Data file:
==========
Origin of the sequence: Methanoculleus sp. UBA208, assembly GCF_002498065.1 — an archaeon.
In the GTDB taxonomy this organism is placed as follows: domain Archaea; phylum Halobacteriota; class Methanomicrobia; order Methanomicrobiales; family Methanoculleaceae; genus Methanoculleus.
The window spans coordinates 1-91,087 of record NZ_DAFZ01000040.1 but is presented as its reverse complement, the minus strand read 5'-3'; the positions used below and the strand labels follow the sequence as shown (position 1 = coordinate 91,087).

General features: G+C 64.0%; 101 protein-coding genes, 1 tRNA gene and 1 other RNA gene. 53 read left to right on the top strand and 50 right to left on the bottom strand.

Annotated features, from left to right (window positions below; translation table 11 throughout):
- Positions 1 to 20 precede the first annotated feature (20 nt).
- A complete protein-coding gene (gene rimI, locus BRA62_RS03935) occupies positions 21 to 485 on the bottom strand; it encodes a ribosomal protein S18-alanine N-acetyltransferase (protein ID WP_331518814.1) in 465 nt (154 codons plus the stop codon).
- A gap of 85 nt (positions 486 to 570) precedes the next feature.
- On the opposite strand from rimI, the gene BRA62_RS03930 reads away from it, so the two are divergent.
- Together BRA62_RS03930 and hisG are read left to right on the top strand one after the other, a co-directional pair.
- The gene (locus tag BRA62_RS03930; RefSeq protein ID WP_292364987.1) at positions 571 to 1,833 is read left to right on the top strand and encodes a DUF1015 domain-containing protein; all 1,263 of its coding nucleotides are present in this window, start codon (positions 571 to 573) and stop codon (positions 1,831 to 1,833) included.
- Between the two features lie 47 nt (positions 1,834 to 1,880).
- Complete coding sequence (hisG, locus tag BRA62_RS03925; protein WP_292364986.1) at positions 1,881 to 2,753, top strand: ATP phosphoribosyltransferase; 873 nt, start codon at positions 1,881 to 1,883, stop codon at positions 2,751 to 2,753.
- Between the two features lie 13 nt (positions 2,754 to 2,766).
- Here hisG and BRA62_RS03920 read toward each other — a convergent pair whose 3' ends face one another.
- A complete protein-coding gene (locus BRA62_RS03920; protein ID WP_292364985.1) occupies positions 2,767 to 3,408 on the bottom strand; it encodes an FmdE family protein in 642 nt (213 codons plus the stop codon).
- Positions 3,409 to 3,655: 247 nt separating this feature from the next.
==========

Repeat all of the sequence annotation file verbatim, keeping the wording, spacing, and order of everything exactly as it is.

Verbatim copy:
Origin of the sequence: Methanoculleus sp. UBA208, assembly GCF_002498065.1 — an archaeon.
In the GTDB taxonomy this organism is placed as follows: domain Archaea; phylum Halobacteriota; class Methanomicrobia; order Methanomicrobiales; family Methanoculleaceae; genus Methanoculleus.
The window spans coordinates 1-91,087 of record NZ_DAFZ01000040.1 but is presented as its reverse complement, the minus strand read 5'-3'; the positions used below and the strand labels follow the sequence as shown (position 1 = coordinate 91,087).

General features: G+C 64.0%; 101 protein-coding genes, 1 tRNA gene and 1 other RNA gene. 53 read left to right on the top strand and 50 right to left on the bottom strand.

Annotated features, from left to right (window positions below; translation table 11 throughout):
- Positions 1 to 20 precede the first annotated feature (20 nt).
- A complete protein-coding gene (gene rimI, locus BRA62_RS03935) occupies positions 21 to 485 on the bottom strand; it encodes a ribosomal protein S18-alanine N-acetyltransferase (protein ID WP_331518814.1) in 465 nt (154 codons plus the stop codon).
- A gap of 85 nt (positions 486 to 570) precedes the next feature.
- On the opposite strand from rimI, the gene BRA62_RS03930 reads away from it, so the two are divergent.
- Together BRA62_RS03930 and hisG are read left to right on the top strand one after the other, a co-directional pair.
- The gene (locus tag BRA62_RS03930; RefSeq protein ID WP_292364987.1) at positions 571 to 1,833 is read left to right on the top strand and encodes a DUF1015 domain-containing protein; all 1,263 of its coding nucleotides are present in this window, start codon (positions 571 to 573) and stop codon (positions 1,831 to 1,833) included.
- Between the two features lie 47 nt (positions 1,834 to 1,880).
- Complete coding sequence (hisG, locus tag BRA62_RS03925; protein WP_292364986.1) at positions 1,881 to 2,753, top strand: ATP phosphoribosyltransferase; 873 nt, start codon at positions 1,881 to 1,883, stop codon at positions 2,751 to 2,753.
- Between the two features lie 13 nt (positions 2,754 to 2,766).
- Here hisG and BRA62_RS03920 read toward each other — a convergent pair whose 3' ends face one another.
- A complete protein-coding gene (locus BRA62_RS03920; protein ID WP_292364985.1) occupies positions 2,767 to 3,408 on the bottom strand; it encodes an FmdE family protein in 642 nt (213 codons plus the stop codon).
- Positions 3,409 to 3,655: 247 nt separating this feature from the next.